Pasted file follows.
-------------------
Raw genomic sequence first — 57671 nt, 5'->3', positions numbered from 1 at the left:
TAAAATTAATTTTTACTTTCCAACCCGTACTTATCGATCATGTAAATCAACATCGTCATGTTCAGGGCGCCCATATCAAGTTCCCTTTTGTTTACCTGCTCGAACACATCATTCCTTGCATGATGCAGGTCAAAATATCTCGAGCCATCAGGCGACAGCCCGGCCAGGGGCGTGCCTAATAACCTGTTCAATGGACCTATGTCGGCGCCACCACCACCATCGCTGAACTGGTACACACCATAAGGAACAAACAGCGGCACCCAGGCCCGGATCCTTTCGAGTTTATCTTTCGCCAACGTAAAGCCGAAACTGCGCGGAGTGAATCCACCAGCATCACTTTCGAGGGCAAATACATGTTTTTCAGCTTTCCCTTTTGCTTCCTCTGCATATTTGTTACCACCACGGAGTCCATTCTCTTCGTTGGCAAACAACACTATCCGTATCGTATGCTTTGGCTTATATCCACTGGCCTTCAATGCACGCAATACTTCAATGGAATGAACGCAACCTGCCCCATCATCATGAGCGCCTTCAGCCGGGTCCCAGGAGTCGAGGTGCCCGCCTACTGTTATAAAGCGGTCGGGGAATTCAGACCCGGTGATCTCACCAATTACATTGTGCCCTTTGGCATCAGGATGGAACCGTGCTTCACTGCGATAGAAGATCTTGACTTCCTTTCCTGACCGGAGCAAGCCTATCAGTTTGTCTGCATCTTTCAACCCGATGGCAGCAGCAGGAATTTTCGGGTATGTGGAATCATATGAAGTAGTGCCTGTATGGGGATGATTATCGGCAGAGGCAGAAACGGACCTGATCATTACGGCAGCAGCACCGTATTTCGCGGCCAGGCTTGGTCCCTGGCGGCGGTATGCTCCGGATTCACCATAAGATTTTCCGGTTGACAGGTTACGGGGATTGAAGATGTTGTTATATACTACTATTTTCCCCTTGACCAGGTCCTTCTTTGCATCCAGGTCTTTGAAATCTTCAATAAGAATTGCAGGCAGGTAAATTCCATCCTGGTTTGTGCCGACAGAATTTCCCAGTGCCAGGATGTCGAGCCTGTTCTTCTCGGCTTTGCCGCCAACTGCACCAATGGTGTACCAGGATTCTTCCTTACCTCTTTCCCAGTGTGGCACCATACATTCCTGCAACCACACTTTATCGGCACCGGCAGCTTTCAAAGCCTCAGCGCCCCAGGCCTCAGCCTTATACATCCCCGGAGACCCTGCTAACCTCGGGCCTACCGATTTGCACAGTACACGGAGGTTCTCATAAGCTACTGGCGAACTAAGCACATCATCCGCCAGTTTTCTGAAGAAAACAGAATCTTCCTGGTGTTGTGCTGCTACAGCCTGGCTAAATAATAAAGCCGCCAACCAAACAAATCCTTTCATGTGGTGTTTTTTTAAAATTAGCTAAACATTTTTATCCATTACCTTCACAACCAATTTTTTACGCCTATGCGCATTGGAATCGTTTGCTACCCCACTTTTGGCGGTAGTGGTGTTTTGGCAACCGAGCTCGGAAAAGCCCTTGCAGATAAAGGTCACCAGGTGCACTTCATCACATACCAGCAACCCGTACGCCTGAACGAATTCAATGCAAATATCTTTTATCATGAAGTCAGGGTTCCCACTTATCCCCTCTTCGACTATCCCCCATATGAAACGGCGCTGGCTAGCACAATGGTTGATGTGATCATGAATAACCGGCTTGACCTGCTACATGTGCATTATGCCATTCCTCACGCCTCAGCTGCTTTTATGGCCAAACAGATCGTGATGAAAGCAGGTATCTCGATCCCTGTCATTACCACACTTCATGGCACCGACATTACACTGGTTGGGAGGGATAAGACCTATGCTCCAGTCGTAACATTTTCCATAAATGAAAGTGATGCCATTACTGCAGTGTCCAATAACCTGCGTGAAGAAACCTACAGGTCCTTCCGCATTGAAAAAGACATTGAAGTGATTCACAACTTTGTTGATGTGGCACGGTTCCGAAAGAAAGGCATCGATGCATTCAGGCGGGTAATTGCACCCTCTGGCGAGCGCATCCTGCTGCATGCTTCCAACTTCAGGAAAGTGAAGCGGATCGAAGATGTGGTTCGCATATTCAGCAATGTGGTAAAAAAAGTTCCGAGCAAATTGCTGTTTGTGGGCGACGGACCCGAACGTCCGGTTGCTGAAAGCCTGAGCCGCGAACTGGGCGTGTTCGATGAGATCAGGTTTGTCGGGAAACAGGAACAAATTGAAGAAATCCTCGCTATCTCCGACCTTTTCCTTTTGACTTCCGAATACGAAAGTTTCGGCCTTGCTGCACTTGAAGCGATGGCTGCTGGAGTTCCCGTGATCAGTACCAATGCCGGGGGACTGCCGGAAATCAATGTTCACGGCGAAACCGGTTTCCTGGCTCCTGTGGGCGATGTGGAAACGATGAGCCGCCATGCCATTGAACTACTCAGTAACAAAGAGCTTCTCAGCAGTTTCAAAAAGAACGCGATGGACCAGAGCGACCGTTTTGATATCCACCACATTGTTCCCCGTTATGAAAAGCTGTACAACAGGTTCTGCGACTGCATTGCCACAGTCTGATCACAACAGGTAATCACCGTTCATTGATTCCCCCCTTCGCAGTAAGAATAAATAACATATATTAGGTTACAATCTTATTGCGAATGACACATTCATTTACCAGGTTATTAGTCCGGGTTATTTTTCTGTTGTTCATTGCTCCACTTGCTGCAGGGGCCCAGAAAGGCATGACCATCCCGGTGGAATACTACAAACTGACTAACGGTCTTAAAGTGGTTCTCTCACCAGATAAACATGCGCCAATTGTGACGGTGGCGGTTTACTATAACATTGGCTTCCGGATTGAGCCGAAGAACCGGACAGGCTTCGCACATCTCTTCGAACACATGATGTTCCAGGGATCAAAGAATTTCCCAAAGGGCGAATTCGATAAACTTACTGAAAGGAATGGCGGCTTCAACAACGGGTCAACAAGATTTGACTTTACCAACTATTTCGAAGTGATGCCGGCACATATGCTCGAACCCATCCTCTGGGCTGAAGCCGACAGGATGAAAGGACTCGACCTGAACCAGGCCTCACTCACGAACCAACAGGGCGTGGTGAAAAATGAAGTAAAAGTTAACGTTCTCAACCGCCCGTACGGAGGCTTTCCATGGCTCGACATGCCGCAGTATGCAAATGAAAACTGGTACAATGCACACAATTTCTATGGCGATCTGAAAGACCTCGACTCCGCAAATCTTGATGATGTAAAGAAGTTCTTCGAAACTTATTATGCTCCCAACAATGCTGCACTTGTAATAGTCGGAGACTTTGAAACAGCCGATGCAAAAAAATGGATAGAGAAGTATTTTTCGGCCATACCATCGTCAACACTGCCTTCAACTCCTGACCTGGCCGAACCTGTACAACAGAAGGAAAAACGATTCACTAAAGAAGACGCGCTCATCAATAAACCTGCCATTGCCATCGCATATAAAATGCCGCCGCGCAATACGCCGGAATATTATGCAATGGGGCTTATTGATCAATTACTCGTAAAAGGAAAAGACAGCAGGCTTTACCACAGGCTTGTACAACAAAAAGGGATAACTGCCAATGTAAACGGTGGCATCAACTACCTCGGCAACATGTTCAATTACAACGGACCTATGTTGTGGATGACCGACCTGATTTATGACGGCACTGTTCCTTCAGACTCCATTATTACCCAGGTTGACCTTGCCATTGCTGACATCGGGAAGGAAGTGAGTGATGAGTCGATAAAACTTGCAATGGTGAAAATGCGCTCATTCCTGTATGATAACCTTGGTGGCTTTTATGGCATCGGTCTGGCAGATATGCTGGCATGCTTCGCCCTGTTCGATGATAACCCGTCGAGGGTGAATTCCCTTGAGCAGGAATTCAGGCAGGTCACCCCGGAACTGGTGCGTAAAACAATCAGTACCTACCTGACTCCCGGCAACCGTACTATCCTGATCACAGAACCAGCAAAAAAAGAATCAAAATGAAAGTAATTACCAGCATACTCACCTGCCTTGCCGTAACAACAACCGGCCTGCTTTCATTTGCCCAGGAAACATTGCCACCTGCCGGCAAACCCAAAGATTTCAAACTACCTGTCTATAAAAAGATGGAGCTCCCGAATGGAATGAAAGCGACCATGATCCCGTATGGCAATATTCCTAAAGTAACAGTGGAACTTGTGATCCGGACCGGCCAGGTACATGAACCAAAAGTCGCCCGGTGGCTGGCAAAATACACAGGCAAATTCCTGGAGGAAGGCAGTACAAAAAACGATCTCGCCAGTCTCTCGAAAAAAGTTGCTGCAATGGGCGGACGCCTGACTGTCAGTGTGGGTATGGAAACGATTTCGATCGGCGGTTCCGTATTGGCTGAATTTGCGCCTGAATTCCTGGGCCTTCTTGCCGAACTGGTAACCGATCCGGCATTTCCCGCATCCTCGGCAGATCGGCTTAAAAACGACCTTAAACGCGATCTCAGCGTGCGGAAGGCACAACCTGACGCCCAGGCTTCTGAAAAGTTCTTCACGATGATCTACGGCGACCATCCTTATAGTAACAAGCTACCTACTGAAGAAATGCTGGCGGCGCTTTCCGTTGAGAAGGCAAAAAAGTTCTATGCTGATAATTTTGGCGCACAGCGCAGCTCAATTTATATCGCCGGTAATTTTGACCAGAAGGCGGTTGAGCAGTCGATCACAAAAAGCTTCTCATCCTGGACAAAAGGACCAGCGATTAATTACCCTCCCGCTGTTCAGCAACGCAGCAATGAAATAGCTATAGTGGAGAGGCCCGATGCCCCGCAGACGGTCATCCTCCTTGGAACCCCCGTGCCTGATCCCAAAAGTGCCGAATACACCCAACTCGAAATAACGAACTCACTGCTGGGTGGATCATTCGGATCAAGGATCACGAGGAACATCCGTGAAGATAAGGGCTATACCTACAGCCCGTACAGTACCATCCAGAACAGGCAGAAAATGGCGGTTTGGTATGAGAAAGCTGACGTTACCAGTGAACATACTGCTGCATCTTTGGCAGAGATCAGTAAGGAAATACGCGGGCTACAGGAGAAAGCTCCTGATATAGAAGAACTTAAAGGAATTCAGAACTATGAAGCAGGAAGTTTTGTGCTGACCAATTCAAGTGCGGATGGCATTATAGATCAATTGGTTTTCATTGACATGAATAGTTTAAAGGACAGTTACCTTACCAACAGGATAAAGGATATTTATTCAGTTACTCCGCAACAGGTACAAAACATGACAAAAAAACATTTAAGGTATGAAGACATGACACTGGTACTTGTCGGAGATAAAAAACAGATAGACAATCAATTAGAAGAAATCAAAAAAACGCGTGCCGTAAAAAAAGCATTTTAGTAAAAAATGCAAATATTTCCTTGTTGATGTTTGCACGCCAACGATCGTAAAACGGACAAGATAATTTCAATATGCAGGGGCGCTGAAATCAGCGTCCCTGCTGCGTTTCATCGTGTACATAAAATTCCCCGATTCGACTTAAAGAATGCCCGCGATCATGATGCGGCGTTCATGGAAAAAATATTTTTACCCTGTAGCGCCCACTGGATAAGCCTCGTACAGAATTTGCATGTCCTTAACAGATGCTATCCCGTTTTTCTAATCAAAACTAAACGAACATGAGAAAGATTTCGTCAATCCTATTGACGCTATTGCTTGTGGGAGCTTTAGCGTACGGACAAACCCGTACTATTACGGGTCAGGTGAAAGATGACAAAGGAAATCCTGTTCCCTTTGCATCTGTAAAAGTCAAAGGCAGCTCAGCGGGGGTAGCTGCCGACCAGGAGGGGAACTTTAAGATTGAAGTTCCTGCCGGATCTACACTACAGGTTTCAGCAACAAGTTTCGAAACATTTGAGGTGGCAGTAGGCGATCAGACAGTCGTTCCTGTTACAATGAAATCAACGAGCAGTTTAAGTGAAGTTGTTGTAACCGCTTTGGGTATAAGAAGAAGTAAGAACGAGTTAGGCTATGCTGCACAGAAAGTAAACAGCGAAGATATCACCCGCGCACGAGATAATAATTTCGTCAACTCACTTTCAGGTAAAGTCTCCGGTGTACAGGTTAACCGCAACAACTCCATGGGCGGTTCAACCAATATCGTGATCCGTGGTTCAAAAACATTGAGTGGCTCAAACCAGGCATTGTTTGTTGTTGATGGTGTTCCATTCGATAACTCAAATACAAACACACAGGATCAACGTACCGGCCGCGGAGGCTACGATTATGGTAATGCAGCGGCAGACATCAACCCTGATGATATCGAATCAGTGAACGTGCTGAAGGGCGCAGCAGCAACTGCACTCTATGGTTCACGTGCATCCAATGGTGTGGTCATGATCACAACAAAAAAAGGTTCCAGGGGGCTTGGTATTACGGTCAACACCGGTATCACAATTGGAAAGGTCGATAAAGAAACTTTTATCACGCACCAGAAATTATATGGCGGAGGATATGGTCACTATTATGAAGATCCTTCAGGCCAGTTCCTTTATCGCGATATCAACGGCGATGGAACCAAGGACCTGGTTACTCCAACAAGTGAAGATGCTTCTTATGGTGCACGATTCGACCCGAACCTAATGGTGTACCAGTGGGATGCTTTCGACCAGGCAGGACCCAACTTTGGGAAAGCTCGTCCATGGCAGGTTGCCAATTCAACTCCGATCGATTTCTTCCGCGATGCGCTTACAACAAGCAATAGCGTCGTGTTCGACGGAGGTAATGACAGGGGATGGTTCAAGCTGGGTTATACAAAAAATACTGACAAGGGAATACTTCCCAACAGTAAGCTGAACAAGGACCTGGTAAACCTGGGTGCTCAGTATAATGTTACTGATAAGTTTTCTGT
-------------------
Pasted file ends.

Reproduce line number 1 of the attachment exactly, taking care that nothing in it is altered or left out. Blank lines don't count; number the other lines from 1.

Raw genomic sequence first — 57671 nt, 5'->3', positions numbered from 1 at the left: